Once a list of faces, each being four compact vertices, has been generated by the meshing system, it’s time to pass them to the GPU pipeline. In Exile, they are submitted in an unconventional way: because we want each quad, that is, each sequence of four vertices, to be rendered as its own triangle strip, Exile submits an instanced “quad” to OpenGL for each face. To be specific, Exile draws a four-element triangle strip with an instance for each face. The actual vertex data is gathered from instance-specific attributes describing each vertex of the face. Because there are only four vertices in each (semantic, not actual) draw call, gl_VertexID may be used to select the current vertex data from the instance attributes. Finally, the vertex shader unpacks the vertex data into floating-point formats, calculates the face normal vector, and submits the data to the fragment shader.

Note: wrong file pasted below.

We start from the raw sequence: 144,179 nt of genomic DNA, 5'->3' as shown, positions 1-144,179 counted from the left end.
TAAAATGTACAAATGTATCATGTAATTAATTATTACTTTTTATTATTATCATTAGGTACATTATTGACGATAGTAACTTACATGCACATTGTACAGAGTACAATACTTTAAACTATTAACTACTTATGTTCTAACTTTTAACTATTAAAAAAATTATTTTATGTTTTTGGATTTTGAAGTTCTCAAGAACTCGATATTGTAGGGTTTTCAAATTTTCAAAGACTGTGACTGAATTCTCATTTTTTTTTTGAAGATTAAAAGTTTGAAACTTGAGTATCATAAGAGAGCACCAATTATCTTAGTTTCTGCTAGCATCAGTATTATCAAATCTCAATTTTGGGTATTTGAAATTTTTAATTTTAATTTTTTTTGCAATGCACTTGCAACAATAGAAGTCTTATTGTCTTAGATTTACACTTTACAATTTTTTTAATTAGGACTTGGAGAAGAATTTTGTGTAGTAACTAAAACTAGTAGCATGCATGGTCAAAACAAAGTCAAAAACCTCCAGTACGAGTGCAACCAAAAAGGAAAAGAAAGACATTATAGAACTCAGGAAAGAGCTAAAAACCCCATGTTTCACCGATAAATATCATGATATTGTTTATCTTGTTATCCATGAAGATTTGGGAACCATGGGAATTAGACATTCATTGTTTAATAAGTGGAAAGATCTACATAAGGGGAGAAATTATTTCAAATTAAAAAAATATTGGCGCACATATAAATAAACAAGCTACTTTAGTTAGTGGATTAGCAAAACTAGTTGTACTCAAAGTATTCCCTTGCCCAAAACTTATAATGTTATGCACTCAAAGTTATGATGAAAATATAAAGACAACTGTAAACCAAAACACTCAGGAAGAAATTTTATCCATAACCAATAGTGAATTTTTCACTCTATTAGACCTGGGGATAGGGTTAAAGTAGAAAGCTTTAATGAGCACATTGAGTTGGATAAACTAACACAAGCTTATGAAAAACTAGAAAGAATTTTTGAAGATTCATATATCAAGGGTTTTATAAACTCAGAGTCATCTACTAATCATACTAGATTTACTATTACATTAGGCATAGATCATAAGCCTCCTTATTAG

#version 330 core

layout (location = 0) in uvec4 v0;
layout (location = 1) in uvec4 v1;

uniform vec4 ao_curve;
uniform float units_per_voxel; // 8.0

uniform mat4 mvp;

const uint x_mask   = 0xff000000u;
const uint z_mask   = 0x00ff0000u;
const uint u_mask   = 0x0000ff00u;
const uint v_mask   = 0x000000ffu;

const uint y_mask   = 0xfff00000u;
const uint t_mask   = 0x000fff00u;
const uint ao0_mask = 0x000000c0u;
const uint ao1_mask = 0x00000030u;
const uint ao2_mask = 0x0000000cu;
const uint ao3_mask = 0x00000003u;

flat out uint f_t;
flat out vec4 f_ao;
out vec2 f_uv;
out vec3 f_n;

struct vert {
    vec3 pos;
    vec2 uv;
    vec4 ao;
    uint t;

vec3 unpack_pos(uvec2 i) {
    return vec3((i.x & x_mask) >> 24,